It’s not just “tinfoil blogs” who (for the past 11 years) have been warning that a monetary reset is inevitable and the only viable fallback option once trust and faith in fiat is lost, is a gold standard (something which even Mark Carney hinted at recently): central banks are joining the doom parade now too.
An article published by the De Nederlandsche Bank (DNB), or Dutch Central Bank, has shocked many with its claim that “if the system collapses, the gold stock can serve as a basis to build it up again. Gold bolsters confidence in the stability of the central bank’s balance sheet and creates a sense of security.”
While gloomy predictions of a monetary reset are hardly new, they have traditionally been relegated to the fringe of mainstream financial thought – after all, as Mario Draghi stated on several occasions in recent years, the mere contemplation of a “doomsday scenario” is enough to create the self-fulfilling prophecy which materializes it. As such, it is stunning to see a mainstream financial institution open up about the superior value of limited supply, non-fiat, sound money assets. It is also hypocritical given the diametrically opposed Keynesian practices regularly engaged in by central banks and official institutions worldwide: after all, just a few months back, the IMF published a paper bashing Germany’s adoption of the gold standard in the 1870s as the catalyst for instability in the global monetary system.
Fast forward to today, when the Dutch Central Bank is admitting not only did gold not destabilize the monetary system, but it will be its only savior when everything crashes.
The article, titled “DNB’s Gold Stock” states:
“A bar of gold retains its value, even in times of crisis. This makes it the opposite of “shares, bonds and other securities” all of which have inherent risk and prices can go down.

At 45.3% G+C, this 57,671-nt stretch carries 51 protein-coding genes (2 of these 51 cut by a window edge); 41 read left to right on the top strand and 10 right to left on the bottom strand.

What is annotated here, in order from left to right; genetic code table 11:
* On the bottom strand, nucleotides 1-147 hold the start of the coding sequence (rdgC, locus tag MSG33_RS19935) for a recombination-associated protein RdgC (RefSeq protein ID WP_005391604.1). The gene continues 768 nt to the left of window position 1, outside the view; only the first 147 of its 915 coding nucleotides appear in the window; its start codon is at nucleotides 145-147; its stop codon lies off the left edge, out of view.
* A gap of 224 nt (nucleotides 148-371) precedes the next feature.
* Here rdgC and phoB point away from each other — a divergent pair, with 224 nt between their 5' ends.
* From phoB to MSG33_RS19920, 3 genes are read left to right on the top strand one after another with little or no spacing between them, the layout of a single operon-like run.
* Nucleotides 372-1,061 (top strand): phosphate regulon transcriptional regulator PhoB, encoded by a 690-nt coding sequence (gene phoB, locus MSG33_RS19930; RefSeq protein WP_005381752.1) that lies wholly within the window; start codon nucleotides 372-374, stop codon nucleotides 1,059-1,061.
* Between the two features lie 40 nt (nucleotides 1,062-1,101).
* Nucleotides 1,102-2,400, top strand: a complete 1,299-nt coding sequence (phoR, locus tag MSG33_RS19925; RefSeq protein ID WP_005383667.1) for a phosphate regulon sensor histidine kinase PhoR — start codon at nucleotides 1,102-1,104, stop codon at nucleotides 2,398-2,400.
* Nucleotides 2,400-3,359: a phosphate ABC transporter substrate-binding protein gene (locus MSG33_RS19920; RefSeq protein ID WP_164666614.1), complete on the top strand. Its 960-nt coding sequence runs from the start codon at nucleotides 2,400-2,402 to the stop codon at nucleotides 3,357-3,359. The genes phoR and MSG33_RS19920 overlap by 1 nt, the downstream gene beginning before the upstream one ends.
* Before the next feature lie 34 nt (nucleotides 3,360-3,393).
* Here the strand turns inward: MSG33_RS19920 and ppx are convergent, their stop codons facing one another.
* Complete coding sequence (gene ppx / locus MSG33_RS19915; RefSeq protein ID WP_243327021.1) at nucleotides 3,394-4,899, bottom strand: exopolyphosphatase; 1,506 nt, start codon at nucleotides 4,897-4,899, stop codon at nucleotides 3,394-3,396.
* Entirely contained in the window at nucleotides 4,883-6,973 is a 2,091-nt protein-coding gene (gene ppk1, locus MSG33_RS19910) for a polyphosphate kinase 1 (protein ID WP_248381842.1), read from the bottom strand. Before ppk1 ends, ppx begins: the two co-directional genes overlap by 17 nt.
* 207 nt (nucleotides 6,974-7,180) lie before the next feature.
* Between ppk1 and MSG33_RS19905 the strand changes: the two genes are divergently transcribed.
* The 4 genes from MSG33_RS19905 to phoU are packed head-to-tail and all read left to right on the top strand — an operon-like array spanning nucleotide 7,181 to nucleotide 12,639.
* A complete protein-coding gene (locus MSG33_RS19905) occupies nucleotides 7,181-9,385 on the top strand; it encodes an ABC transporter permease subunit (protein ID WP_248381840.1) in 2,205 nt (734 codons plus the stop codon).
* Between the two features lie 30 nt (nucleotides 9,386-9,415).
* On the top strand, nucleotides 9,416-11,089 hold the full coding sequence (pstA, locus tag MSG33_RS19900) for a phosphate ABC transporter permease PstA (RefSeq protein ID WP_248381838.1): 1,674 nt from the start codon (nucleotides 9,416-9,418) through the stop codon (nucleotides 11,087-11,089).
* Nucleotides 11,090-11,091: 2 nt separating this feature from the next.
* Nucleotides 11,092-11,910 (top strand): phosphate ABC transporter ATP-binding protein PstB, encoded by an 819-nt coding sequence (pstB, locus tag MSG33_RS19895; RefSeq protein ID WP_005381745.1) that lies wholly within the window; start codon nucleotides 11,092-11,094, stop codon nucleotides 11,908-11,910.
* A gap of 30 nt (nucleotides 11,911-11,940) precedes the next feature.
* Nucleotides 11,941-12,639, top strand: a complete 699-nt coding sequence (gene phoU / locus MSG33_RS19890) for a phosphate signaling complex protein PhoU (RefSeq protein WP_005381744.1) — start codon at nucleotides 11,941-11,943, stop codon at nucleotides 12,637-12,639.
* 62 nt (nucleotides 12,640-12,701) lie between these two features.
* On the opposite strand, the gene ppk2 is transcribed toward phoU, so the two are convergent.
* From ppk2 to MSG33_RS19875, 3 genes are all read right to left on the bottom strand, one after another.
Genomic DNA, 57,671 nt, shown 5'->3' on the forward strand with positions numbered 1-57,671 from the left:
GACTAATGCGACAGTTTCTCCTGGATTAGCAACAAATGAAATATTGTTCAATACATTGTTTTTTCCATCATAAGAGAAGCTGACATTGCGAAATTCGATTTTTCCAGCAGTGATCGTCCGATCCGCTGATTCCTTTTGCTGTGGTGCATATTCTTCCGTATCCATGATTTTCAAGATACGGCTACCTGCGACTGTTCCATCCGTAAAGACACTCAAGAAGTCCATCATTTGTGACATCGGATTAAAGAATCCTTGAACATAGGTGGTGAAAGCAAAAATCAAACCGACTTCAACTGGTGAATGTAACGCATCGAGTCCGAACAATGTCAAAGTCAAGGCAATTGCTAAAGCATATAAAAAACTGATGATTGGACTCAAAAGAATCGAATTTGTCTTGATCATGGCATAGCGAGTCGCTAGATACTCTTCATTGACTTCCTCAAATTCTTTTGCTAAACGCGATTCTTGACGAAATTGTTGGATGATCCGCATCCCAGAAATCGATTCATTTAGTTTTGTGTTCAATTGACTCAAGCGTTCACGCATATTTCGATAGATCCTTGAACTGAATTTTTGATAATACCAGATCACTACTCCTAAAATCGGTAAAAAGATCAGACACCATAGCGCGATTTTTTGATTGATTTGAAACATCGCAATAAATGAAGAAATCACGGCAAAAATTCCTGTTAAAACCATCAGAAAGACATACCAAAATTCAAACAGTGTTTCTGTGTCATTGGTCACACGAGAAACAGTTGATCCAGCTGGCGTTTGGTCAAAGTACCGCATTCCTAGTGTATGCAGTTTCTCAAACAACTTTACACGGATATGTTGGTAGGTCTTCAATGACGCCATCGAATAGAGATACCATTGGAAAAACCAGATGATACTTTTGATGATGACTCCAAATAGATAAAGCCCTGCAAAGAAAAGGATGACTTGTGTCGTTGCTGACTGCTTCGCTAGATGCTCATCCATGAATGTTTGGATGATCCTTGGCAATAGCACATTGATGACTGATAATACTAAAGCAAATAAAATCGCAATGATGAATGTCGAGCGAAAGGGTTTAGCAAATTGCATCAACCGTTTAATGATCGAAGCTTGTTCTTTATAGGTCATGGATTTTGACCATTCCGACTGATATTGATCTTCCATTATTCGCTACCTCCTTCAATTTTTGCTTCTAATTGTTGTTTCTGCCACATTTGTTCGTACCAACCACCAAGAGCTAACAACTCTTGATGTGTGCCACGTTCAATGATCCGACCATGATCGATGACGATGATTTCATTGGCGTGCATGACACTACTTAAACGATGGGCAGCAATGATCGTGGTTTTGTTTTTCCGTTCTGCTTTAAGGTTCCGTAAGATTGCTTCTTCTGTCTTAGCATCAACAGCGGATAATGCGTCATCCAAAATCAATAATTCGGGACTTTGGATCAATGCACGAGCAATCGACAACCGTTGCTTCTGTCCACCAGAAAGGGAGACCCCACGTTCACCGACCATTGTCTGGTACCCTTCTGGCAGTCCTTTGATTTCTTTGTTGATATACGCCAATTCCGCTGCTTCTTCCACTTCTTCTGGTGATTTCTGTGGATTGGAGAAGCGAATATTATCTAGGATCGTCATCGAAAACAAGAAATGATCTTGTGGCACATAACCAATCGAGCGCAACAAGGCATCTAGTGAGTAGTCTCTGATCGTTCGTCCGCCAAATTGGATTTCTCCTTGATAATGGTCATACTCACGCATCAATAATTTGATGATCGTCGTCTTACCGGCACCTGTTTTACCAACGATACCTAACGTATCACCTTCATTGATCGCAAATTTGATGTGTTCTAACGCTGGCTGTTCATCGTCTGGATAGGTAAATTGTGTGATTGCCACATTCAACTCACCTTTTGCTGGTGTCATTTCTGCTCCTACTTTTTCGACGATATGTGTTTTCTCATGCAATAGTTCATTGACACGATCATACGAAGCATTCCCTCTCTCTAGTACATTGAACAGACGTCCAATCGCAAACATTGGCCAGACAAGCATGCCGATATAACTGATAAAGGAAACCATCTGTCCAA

According to the IMF’s latest data, the DNB holds 615 tons (15,000 bars) of gold mainly in Amsterdam, with other stores in the U.K. and North America; the value of this gold reserve is over €6 billion ($6.62 billion). Calling gold the “trust anchor,” the article details briefly why the hard asset is so important to wealth building and the global economy, claiming: “Gold is… the trust anchor for the financial system. If the whole system collapses, the gold stock provides a collateral to start over. Gold gives confidence in the power of the central bank’s balance sheet.”
Why this sudden admission of what goldbugs have been saying for years? Perhaps it has to do with the fact that on October 7, the bank announced it would soon be moving a large part of its gold reserves to “the new DNB Cash Center at military premises in Zeist.”
Almost as if the Netherlands is preparing for the grand reset, and is moving its most valuable asset to a “military” installation just for that purpose.
As bitcoin.com tongue-in-cheek points out, “DNB is no stranger to playing along with the Keynesian, inflationary games of the global monetary system. A system which, according to some, is now more a Ponzi scheme based on force and blind faith than sound economic principle. That notwithstanding, the centralized financial powers of the world know the real score, and that’s why hard assets like gold are hoarded and locked down while everyday, individual residents of these geopolitical jurisdictions are encouraged to spend and spend, going further into debt to prop up ultimately unsound national economies.”
It is hardly a coincidence that in its preparation for monetary doomsday, the Dutsch Central Bank is also set to begin cracking down on crypto exchanges and wallets, stating that “firms offering services for the exchange between cryptos and regular money, and crypto wallet providers must register with De Nederlandsche Bank.”
While the push for greater KYC/AML transparency is a growing global trend, and is hardly surprising in a world in which trillions in assets reside in “tax-evading” offshore jurisdiction, the remarkable aspect of this latest crackdown against crypto – which many see as a modern, more efficient form of “gold” – is the fact that invasive regulations and restrictions by central banks can be seen as yet another means of stockpiling precious assets. This time, not gold bars, but bitcoin and crypto.
As for the timing of the “great monetary reset”, which other central banks have already quietly hinted at themselves amid massive repatriation of physical gold from the New York Fed to various European central banks such as Germany and Austria, we are confident that the trust-keepers of the current establishment – such as other central banks and the IMF – will be kind enough to provide ample advance notice to the citizens of the “developed” world to exchange their fiat into hard assets. Or, then again, perhaps not.